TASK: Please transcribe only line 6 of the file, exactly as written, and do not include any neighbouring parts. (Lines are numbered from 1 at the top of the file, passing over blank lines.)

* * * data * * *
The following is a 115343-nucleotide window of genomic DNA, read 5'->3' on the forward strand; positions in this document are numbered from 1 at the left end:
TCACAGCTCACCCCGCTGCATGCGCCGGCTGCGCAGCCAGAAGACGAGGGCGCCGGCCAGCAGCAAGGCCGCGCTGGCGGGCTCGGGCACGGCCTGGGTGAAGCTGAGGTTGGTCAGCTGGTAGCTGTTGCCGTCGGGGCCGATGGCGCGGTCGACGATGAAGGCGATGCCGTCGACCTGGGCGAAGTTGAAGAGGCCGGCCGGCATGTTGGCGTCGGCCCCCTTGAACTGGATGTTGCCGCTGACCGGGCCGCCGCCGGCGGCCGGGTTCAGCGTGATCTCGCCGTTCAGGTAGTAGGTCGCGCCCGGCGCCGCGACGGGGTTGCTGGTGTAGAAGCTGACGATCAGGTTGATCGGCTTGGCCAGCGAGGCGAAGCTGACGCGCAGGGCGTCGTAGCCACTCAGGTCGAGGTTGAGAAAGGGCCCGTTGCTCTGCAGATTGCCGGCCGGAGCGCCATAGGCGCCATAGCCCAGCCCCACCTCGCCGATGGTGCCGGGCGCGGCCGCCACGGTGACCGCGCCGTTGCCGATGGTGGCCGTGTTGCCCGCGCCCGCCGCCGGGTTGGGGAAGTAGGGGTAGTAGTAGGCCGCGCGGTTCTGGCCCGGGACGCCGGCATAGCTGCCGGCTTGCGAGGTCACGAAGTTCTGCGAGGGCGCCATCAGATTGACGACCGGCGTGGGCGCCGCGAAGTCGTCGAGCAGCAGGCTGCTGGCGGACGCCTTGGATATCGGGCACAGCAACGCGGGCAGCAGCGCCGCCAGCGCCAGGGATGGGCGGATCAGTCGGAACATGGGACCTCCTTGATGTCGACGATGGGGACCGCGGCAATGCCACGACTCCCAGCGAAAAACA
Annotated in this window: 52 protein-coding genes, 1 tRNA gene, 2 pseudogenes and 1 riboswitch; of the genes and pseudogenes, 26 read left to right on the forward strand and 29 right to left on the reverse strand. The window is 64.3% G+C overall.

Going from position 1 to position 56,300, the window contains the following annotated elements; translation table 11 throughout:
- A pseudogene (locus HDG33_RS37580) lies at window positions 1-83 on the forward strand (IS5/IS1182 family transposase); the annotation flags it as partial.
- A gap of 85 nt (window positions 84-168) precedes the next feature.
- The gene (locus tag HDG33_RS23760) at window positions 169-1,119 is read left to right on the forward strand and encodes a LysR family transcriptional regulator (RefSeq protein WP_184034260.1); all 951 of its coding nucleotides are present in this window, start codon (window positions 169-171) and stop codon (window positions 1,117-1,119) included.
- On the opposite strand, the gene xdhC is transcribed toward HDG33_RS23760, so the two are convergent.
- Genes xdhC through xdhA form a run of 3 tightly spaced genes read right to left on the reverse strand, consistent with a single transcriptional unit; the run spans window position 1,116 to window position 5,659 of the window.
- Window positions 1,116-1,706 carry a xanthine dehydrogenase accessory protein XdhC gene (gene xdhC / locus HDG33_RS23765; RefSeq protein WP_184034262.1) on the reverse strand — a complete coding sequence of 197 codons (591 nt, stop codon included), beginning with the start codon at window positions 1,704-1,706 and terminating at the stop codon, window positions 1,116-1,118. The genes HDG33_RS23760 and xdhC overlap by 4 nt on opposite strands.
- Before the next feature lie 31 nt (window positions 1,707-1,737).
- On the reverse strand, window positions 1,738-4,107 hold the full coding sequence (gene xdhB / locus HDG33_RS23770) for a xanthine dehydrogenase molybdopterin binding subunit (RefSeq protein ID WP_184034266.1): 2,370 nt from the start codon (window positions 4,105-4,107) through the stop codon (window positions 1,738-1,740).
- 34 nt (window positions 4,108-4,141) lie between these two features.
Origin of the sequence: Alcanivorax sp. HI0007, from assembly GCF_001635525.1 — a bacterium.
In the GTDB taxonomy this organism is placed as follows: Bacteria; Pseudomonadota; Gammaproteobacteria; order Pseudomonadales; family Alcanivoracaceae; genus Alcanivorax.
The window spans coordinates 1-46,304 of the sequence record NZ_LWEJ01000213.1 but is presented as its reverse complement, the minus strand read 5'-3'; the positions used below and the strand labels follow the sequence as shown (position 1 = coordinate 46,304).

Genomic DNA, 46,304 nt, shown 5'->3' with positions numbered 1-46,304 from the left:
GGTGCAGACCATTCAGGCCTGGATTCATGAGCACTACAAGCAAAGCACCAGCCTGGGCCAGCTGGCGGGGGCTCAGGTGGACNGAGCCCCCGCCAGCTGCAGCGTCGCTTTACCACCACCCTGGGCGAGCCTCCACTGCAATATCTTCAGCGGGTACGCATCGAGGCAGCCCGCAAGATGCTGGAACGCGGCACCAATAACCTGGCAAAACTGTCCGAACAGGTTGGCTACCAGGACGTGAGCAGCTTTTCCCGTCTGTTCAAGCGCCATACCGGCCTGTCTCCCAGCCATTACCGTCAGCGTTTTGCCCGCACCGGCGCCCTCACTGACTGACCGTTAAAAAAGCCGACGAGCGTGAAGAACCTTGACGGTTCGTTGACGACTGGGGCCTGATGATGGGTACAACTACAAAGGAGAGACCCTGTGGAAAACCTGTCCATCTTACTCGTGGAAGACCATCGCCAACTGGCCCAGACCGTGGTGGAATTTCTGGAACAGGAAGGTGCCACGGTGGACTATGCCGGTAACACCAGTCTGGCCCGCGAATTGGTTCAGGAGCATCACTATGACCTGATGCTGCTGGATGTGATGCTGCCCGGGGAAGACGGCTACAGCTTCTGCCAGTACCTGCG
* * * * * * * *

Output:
- A gap of 85 nt (window positions 84-168) precedes the next feature.